One of the physical projects that I'm working on now is a gadget to help relatives keep in contact with their loved ones.


What inspired you to design this gadget?

When my mom passed away, she fell down and it took a little while for people to find out. And that's heartbreaking for me, she lived 400 miles away and I don't know why I thought that if my mom fell down I would cosmically find out. But one of the things we can do as engineers is that when mistakes are made, we can sometimes fix them later. And I can't fix that, but I can make it so that it doesn't happen to other people.

I'm calling it the “Are You OK” widget.


Working title?

It's better than Manatee, MaNDY (Maybe Not Dead Yet). I would give it to my mom and she would pat it, triggering the accelerometer every day. If she failed to pat it, the widget would text, or email or call me. Not that I wouldn't call anyway, but just a reminder.


Something like that would be really useful in the refrigerator, so that when the door is opened that action would trigger the device, so you know that mom is eating....is that what you were thinking?

Exactly. Though originally, it was less about eating, just proof of life, to see that mom got out of bed this morning. Someone suggested putting the Are You OK into toilet rolls too but I don't think I want to go there.


Maybe just trigger on opening the bathroom door then!

The first version is a Manatee (resembles the sea creature), and the nose lights up when you've triggered the accelerometer, so you know that you've done your part as the caregiver, or loved one.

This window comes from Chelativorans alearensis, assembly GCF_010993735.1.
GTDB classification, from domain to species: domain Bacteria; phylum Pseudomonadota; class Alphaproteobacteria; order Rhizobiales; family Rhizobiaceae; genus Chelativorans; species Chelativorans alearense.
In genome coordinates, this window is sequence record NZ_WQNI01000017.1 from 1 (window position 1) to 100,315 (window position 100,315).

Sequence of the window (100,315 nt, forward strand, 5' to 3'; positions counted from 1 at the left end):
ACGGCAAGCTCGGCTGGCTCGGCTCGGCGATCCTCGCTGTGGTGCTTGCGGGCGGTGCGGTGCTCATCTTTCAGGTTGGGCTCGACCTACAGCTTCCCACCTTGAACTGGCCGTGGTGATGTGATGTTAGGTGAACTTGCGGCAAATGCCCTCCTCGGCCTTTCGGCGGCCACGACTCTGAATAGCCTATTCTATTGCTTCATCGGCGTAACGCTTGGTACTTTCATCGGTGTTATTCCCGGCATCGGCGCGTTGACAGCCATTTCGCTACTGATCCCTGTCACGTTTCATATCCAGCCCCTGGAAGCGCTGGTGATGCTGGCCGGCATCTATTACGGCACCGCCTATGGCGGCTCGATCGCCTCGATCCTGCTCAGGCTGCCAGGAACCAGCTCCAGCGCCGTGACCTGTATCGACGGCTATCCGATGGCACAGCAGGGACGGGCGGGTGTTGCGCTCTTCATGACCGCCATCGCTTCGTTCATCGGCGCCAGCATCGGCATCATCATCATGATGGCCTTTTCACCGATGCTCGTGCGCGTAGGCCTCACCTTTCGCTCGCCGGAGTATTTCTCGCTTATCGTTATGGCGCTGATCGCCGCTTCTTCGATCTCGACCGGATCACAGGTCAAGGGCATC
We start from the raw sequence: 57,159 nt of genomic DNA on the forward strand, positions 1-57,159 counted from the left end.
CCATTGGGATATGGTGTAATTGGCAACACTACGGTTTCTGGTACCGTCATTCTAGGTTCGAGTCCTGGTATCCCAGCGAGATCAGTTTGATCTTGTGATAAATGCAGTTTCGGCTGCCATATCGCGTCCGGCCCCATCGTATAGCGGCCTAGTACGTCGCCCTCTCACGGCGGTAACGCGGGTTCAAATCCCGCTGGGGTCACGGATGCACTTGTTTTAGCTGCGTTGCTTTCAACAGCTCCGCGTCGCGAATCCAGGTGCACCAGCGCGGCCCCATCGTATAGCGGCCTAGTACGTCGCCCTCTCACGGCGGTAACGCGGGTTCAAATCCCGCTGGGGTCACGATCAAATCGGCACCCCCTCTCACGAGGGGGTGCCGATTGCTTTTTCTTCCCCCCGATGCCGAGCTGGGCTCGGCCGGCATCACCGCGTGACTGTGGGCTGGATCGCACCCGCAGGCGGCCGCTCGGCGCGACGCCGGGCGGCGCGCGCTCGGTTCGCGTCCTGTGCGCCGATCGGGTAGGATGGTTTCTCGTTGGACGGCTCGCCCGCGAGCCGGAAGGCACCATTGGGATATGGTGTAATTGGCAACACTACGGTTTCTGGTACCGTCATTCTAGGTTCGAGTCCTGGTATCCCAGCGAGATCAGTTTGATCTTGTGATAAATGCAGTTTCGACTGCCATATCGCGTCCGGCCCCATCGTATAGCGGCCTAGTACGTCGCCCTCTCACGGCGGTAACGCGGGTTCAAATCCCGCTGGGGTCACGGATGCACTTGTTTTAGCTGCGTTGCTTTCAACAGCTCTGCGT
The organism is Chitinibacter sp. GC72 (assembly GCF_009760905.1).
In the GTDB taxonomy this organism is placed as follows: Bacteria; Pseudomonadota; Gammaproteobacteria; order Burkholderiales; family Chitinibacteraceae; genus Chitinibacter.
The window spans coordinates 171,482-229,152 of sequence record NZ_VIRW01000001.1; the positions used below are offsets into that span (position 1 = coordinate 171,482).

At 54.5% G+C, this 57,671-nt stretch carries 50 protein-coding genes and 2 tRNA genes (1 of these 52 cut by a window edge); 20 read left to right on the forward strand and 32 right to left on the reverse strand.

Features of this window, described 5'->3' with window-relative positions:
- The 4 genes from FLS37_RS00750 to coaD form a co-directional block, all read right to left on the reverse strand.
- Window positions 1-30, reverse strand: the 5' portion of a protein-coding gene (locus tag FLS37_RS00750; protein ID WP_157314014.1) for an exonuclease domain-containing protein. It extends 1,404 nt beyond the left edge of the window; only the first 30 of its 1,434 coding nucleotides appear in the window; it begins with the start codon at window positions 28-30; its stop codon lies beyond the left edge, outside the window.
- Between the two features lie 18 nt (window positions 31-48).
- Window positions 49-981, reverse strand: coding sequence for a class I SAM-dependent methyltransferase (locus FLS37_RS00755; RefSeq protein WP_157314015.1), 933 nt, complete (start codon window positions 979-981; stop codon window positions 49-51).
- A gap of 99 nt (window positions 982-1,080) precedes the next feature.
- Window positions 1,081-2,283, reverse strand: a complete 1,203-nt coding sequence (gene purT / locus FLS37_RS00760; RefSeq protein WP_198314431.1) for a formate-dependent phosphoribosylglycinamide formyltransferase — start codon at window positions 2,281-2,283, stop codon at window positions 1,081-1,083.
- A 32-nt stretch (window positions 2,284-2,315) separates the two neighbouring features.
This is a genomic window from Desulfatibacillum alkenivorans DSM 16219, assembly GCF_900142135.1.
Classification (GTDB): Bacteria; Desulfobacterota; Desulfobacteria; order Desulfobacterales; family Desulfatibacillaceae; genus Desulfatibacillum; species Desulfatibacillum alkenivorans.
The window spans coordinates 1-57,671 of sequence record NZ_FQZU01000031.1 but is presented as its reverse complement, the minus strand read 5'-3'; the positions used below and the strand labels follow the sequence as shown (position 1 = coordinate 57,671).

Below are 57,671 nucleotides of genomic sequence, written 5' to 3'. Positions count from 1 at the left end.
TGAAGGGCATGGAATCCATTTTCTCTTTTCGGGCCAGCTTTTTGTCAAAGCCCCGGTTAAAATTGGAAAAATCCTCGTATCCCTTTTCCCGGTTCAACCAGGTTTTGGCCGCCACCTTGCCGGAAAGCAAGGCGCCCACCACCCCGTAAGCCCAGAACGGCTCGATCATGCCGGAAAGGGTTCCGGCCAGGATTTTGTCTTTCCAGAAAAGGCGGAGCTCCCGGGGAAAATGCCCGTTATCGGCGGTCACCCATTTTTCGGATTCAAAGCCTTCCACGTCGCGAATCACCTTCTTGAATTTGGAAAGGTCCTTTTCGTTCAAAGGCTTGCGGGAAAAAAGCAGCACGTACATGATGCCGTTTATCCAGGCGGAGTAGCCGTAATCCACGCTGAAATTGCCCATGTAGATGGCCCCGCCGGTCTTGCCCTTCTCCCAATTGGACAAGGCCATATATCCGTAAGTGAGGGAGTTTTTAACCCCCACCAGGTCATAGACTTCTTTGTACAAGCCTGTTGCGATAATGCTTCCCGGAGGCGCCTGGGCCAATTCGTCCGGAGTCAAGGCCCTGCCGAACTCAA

My goal is not to productize this, but to make instructions that any engineer can follow. I can't make it so that anyone can follow it, because there's a little bit of coding and a little bit of soldering. But it's not really a lot. I’ve been making build instructions you can build your own. The challenge is whether can I make the instructions easy enough so that anybody who says “that’s a great idea, I want one” can go and make their own.


I think the thing that we often forget as engineers, we say that we want to make it so that only an engineer or maker-builder type can make it, while many people, in fact, the majority of people don't have any interest in building anything.

True, I can rant about the internet of things and how consumers are not being served because we expect them to be engineers when they buy our Internet of Things products. They just want the thing.

My project for this is to do the parts I want to do. It’s my project, meaning I don’t have to build a startup company around it. I can give the world something that 10 people want. If it means that more people understand the Electric Imp (a product which connects things to the internet easily) and think about this problem, great. And if it convinces people that this is hard and they should go ahead and buy Life Alert, well, that's OK too.

How much time do you spend on the podcast?

The podcast is a hobby, more than anything else, because I love to talk to people who are excited about things. The podcast also provides advertising for our business.


What does a week in your life look like?

I've had some time for the Are you OK widget this month as this month has been light on the consulting work, partially due to the EE Live Conference, since I wanted time to attend.

There's always a pipeline with consulting. First you have to let everyone know that you're free, then wait for them to realize that they need you, then wait for them to call and then of course 3 or 4 people call on the same day and ask about your availability so that's a juggling act. I let my pipeline go flat for the month but now it is filling back up.